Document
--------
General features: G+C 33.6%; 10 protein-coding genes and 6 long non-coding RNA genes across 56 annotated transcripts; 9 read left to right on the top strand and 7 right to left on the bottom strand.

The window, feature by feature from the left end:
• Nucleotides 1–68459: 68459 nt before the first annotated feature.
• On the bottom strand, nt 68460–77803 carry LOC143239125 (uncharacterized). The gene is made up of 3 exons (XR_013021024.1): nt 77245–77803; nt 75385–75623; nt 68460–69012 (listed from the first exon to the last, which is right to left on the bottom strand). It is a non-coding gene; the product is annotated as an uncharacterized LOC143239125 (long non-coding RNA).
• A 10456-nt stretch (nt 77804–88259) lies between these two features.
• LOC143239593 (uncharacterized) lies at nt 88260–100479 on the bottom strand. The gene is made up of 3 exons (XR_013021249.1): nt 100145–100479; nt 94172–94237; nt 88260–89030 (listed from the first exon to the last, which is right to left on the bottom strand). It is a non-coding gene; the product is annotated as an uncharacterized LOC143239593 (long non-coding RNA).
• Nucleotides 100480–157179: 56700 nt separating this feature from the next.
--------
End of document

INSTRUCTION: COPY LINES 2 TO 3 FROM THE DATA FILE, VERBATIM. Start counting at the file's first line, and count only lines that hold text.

The window, feature by feature from the left end:
• Nucleotides 1–68459: 68459 nt before the first annotated feature.